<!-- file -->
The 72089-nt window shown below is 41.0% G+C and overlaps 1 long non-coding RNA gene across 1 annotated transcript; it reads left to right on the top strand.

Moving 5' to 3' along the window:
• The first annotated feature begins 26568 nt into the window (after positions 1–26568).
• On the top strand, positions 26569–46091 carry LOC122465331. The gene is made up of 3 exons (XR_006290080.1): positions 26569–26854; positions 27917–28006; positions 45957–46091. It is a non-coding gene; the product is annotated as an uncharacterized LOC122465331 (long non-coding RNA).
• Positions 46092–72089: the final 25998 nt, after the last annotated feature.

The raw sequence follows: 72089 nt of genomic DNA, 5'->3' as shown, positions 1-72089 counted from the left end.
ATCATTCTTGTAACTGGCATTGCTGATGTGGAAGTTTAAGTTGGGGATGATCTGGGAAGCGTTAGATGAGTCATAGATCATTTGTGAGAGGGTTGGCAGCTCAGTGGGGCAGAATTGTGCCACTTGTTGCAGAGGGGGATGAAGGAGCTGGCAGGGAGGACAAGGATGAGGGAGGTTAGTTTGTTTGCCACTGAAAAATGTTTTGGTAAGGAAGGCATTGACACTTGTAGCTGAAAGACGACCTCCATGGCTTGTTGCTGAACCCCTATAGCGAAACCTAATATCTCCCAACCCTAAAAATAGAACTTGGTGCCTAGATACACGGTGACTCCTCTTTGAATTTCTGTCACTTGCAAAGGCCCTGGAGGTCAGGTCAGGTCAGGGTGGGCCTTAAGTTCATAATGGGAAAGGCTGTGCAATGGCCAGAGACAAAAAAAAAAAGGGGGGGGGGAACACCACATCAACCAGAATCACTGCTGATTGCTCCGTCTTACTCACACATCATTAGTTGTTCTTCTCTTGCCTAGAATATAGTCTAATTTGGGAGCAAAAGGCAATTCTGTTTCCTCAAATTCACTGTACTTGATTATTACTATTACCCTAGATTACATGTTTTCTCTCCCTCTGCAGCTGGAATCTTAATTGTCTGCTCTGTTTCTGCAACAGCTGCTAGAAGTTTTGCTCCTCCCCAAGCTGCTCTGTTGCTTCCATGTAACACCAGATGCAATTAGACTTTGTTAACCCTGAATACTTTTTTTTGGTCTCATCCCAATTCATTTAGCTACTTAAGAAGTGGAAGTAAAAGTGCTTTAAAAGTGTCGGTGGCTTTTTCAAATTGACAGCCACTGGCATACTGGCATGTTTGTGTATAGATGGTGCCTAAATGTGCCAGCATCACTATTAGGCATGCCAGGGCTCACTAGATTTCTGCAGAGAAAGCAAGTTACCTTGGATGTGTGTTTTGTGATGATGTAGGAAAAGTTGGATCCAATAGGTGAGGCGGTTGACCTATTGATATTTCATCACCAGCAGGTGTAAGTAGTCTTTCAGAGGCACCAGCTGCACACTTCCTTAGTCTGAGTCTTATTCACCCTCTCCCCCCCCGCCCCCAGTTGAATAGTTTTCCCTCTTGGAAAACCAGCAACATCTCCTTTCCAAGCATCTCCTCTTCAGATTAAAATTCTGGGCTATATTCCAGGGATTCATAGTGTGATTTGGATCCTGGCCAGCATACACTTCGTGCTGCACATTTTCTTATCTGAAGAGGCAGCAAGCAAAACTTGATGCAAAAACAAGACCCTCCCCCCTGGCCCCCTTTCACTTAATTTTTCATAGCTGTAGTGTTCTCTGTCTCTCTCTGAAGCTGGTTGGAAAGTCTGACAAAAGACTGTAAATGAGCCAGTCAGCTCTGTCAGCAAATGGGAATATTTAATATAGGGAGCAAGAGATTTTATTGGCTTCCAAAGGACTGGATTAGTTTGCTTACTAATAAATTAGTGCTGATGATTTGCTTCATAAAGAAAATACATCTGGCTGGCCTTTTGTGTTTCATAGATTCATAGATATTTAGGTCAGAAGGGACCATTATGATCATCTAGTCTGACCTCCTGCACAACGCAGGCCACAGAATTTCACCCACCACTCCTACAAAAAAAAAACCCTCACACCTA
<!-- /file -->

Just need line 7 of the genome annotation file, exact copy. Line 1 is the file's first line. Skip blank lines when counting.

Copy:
ATCATTCTTGTAACTGGCATTGCTGATGTGGAAGTTTAAGTTGGGGATGATCTGGGAAGCGTTAGATGAGTCATAGATCATTTGTGAGAGGGTTGGCAGCTCAGTGGGGCAGAATTGTGCCACTTGTTGCAGAGGGGGATGAAGGAGCTGGCAGGGAGGACAAGGATGAGGGAGGTTAGTTTGTTTGCCACTGAAAAATGTTTTGGTAAGGAAGGCATTGACACTTGTAGCTGAAAGACGACCTCCATGGCTTGTTGCTGAACCCCTATAGCGAAACCTAATATCTCCCAACCCTAAAAATAGAACTTGGTGCCTAGATACACGGTGACTCCTCTTTGAATTTCTGTCACTTGCAAAGGCCCTGGAGGTCAGGTCAGGTCAGGGTGGGCCTTAAGTTCATAATGGGAAAGGCTGTGCAATGGCCAGAGACAAAAAAAAAAAGGGGGGGGGGAACACCACATCAACCAGAATCACTGCTGATTGCTCCGTCTTACTCACACATCATTAGTTGTTCTTCTCTTGCCTAGAATATAGTCTAATTTGGGAGCAAAAGGCAATTCTGTTTCCTCAAATTCACTGTACTTGATTATTACTATTACCCTAGATTACATGTTTTCTCTCCCTCTGCAGCTGGAATCTTAATTGTCTGCTCTGTTTCTGCAACAGCTGCTAGAAGTTTTGCTCCTCCCCAAGCTGCTCTGTTGCTTCCATGTAACACCAGATGCAATTAGACTTTGTTAACCCTGAATACTTTTTTTTGGTCTCATCCCAATTCATTTAGCTACTTAAGAAGTGGAAGTAAAAGTGCTTTAAAAGTGTCGGTGGCTTTTTCAAATTGACAGCCACTGGCATACTGGCATGTTTGTGTATAGATGGTGCCTAAATGTGCCAGCATCACTATTAGGCATGCCAGGGCTCACTAGATTTCTGCAGAGAAAGCAAGTTACCTTGGATGTGTGTTTTGTGATGATGTAGGAAAAGTTGGATCCAATAGGTGAGGCGGTTGACCTATTGATATTTCATCACCAGCAGGTGTAAGTAGTCTTTCAGAGGCACCAGCTGCACACTTCCTTAGTCTGAGTCTTATTCACCCTCTCCCCCCCCGCCCCCAGTTGAATAGTTTTCCCTCTTGGAAAACCAGCAACATCTCCTTTCCAAGCATCTCCTCTTCAGATTAAAATTCTGGGCTATATTCCAGGGATTCATAGTGTGATTTGGATCCTGGCCAGCATACACTTCGTGCTGCACATTTTCTTATCTGAAGAGGCAGCAAGCAAAACTTGATGCAAAAACAAGACCCTCCCCCCTGGCCCCCTTTCACTTAATTTTTCATAGCTGTAGTGTTCTCTGTCTCTCTCTGAAGCTGGTTGGAAAGTCTGACAAAAGACTGTAAATGAGCCAGTCAGCTCTGTCAGCAAATGGGAATATTTAATATAGGGAGCAAGAGATTTTATTGGCTTCCAAAGGACTGGATTAGTTTGCTTACTAATAAATTAGTGCTGATGATTTGCTTCATAAAGAAAATACATCTGGCTGGCCTTTTGTGTTTCATAGATTCATAGATATTTAGGTCAGAAGGGACCATTATGATCATCTAGTCTGACCTCCTGCACAACGCAGGCCACAGAATTTCACCCACCACTCCTACAAAAAAAAAACCCTCACACCTA